Monday, October 23, 2017

Another Form of Greed

Most of us, when we think of greed, we think of the accumulation of money, and we are quick to absolve ourselves of that particular vice. None of us wants to think of ourselves as either rich or greedy. The man who piles up wealth for himself in today’s gospel is far removed from us. 

But greed can take many forms and use many doors to weasel its way into our lives. Somehow, it seems, over the last few years greed has managed to subvert patriotism. Patriotism is a natural and virtuous thing and any of us who have had the opportunity to travel much can’t help but return home thankful for the many blessings we have received. But patriotism like any other good thing can become distorted by sin. 

Greed is an inordinate longing for the unnecessary. When we fall prey to greed, in its simplest form, we place what we want ahead of what others need. Greed is the antithesis of the instruction we receive from St. Paul in his letter to the Philippians, “regard others as more important than yourselves.”(2:3) When greed creeps in, legitimate patriotism is transformed into what President Bush recently described as “nativism”,us above all.

We tell ourselves that it isn’t greed by convincing ourselves that we are entitled to a certain life, for many this is the romanticized America of the 1950’s. 

As Christians we must be very careful. We must fearlessly examine our consciences for any and all signs of the presence of greed in our hearts. Greed loves to his behind love: love of family, love of country. The good news is that with the grace of God we can root it out. 

Monday, October 16, 2017

The only acceptable slavery

Today the Church begins her reading of St. Paul's Letter to the Romans. And the first words alone are worth reflection for all of of.  He introduces himself as Paul, slave of Jesus Christ - not follower, friend or brother; but slave. 

If we examine the Greek word for slave, we discover that it comes from the verb to bind. It is the paradox of the Gospel.  True freedom only comes from surrendering ourselves to Jesus and allowing ourselves to be bound by Him, to be bound to Him.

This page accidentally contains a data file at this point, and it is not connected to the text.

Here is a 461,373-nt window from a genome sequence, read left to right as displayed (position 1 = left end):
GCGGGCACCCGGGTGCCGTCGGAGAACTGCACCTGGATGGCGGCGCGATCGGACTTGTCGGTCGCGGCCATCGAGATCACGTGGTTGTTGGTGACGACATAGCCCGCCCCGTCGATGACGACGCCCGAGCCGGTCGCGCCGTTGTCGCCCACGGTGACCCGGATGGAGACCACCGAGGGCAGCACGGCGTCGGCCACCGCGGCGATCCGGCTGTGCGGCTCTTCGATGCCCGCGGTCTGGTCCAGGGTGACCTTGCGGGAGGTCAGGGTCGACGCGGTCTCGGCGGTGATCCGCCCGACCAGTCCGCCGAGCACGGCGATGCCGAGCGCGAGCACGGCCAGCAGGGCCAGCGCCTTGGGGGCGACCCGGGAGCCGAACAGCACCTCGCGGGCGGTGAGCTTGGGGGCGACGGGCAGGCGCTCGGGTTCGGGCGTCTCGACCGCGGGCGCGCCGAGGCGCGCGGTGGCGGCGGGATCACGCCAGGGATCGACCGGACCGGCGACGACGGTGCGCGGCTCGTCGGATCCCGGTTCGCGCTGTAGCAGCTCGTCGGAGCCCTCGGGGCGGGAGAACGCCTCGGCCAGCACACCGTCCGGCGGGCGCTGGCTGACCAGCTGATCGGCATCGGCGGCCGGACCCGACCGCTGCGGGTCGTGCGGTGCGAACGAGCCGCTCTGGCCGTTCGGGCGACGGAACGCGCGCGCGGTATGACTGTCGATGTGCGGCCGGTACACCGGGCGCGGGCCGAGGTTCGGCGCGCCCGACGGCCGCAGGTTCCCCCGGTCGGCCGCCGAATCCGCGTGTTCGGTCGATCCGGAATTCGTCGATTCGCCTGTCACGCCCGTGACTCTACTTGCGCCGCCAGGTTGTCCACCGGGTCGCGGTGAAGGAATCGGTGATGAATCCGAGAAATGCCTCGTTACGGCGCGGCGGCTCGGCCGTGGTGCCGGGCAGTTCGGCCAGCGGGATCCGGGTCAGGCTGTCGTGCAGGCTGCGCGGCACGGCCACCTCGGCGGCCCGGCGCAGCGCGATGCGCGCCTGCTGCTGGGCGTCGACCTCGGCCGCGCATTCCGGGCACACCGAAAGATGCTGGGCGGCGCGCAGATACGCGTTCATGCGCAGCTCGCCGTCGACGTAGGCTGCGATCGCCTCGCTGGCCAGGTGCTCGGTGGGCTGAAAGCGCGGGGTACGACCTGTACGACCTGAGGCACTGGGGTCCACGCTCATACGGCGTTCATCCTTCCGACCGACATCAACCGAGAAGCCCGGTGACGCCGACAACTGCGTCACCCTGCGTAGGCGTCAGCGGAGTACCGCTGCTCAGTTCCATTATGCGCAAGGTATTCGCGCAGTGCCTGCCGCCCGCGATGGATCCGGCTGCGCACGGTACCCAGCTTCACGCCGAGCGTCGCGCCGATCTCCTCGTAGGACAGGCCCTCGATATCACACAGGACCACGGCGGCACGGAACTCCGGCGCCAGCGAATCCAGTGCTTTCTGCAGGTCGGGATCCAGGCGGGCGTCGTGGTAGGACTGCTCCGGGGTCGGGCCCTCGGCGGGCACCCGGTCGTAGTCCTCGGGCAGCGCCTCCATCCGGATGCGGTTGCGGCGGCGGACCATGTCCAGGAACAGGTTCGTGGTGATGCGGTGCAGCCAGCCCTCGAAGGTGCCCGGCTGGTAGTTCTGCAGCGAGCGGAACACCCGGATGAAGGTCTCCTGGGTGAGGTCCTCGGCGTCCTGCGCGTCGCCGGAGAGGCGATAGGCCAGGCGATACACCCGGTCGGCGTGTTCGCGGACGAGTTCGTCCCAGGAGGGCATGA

Of course this means that the opposite is also true. If we search for freedom as the world defines it (the ability to do what we want), the we end of in other kinds of slavery, most commonly slavery to our feelings. We begin to loose the freedom that is characteristic of humans, and begin to act more like animals. We react to stimuli. One of the best examples is the entry of the verb " to troll."  To troll someone on the internet refers to intentionally posting something offensive or provocative with the goal of eliciting a response.  People who are free in the true sense can't be trolled.  People who are free are not slaves to their phones. 

St. Paul who declares himself a slave in his opening today, is the same person who elsewhere proclaims that he has learned to be content in any circumstance. St Paul is bound so tightly to Jesus that he is not tossed around by life, by circumstance, by his emotions. He is free to think, to choose, to act. His true humanity shines forth because he is a slave.

The difficulty is that this surrender is not something done once. The surrender to Jesus Christ must be constantly renenewed by each of us. Because of original sin, the urge to pull away is strong in all of us, the urge toward so-called independence. This is where prayer comes in. It is in the quiet time alone with that we can renew our surrender, check the bindings, allow the Holy Spirit to pull them tight. Even just a few moments here and there throughout the day can help us remain tightly bound. 

Perhaps today is a good time for each of us to examine our lives for signs of slavery. Are we slaves to our work, our feelings, our technology; or are we, like Paul, slaves of Jesus Christ. 

Sunday, October 1, 2017

Another kind of conversion

At the end of today’s gospel reference is made to those who did not change their mind. In fact, the text suggest a more nuanced change. The word used in Matthew’s gospel is not about a general change of mind (meta-noia) , but change of what you care about (meta-melo). This, of course, calls us to ask ourselves: what are the things I truly care about? And, how is the list of things I care about different for the lists of people who are not Christian or religious.?  

St. Paul gives us some important guidance in the matter in the second reading..

Do nothing out of selfishness or out of vainglory; rather, humbly regard others as more important than yourselves, each looking out not for his own interests, but also for those of others.

Which of us is really willing to consider others more important than ourselves? When we are having the debates of our day about taxes, immigration, the economy or eveen civil war statues; how many Christians are willing to put others’ interests ahead of their own?  All too often, we are indistinguishable from society in general. We get sucked into asking the same self question. How does this benefit me and mine?

Because or original sin, we all have that tendency to turn inward, to look to the self. The Gospel challenges us to turn outward to look to God, to look toward the needs and concerns of others. Today we are reminded that it is not enough to say, “I consider that person my equal.” To be Christian, I am required to take the extra step, and consider that person more important than me.